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The manual consists of a support group curriculum (24 sessions), youth leadership training (8 lessons) and school-wide prevention strategies. Five sequential lessons serve the advisory goals of supporting character development, healthy adolescent development and positive peer culture.The activities address bullying and cyberbullying, sexual harassment and healthy dating for adolescents.The 2013 national Youth Risk Behavior Survey found approximately 10% of high school students reported physical victimization and 10% reported sexual victimization from a dating partner in the 12 months* before they were surveyed. All too often these examples suggest that violence in a relationship is normal, but violence is never acceptable. Are you concerned about controlling and harmful dating behaviors among your students?It can occur in person or electronically and might occur between a current or former dating partner. Healthy relationship behaviors can have a positive effect on a teen’s emotional development.Several different words are used to describe teen dating violence. Dating violence is widespread with serious long-term and short-term effects. Unhealthy, abusive, or violent relationships can have severe consequences and short- and long-term negative effects on a developing teen.Most blend issues of: Primary prevention: stopping violence before it starts - examining healthy relationships and gender stereotypes with Secondary prevention: addressing dating violence as it happens - examining bystander behavior and how to get help.
Teen dating violence [PDF 187KB] is defined as the physical, sexual, psychological, or emotional violence within a dating relationship, including stalking. Teen dating violence (physical and sexual) among US high school students: Findings from the 2013 National Youth Risk Behavior Survey. As teens develop emotionally, they are heavily influenced by experiences in their relationships.Unhealthy relationships can start early and last a lifetime.Teens often think some behaviors, like teasing and name calling, are a “normal” part of a relationship.Many teens do not report it because they are afraid to tell friends and family. Youth who experience dating violence are more likely to experience the following: Communicating with your partner, managing uncomfortable emotions like anger and jealousy, and treating others with respect are a few ways to keep relationships healthy and nonviolent.A 2011 CDC nationwide survey found that 23% of females and 14% of males who ever experienced rape, physical violence, or stalking by an intimate partner, first experienced some form of partner violence between 11 and 17 years of age. Teens receive messages about how to behave in relationships from peers, adults in their lives, and the media. Risks of having unhealthy relationships increase for teens who — Dating violence can be prevented when teens, families, organizations, and communities work together to implement effective prevention strategies.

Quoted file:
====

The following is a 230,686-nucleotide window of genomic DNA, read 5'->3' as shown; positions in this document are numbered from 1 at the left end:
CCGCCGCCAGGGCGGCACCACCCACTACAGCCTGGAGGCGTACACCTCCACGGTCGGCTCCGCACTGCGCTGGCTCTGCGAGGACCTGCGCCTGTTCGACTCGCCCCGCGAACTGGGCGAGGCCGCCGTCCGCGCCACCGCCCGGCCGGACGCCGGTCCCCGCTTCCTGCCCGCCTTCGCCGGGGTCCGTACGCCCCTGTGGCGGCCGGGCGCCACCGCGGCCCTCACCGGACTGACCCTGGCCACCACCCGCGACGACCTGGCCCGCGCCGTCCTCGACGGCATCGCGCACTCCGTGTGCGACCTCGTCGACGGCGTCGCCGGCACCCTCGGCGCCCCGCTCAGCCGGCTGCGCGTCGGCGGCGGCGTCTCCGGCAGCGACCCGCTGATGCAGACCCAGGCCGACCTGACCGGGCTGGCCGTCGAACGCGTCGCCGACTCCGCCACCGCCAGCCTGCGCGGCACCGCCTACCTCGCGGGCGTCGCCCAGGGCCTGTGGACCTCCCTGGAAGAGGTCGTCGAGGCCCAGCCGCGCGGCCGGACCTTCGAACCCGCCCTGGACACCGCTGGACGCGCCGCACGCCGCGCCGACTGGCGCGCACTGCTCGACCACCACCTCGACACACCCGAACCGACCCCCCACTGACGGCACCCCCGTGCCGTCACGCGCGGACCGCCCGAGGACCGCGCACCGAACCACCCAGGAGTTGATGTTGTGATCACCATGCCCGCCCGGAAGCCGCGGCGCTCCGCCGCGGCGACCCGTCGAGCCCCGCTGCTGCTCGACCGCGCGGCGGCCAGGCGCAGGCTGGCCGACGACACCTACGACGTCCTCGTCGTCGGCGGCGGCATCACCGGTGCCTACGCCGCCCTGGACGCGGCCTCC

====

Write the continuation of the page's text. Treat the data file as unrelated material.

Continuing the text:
Would you like to create space in your classroom for a thoughtful discussion on healthy relationships?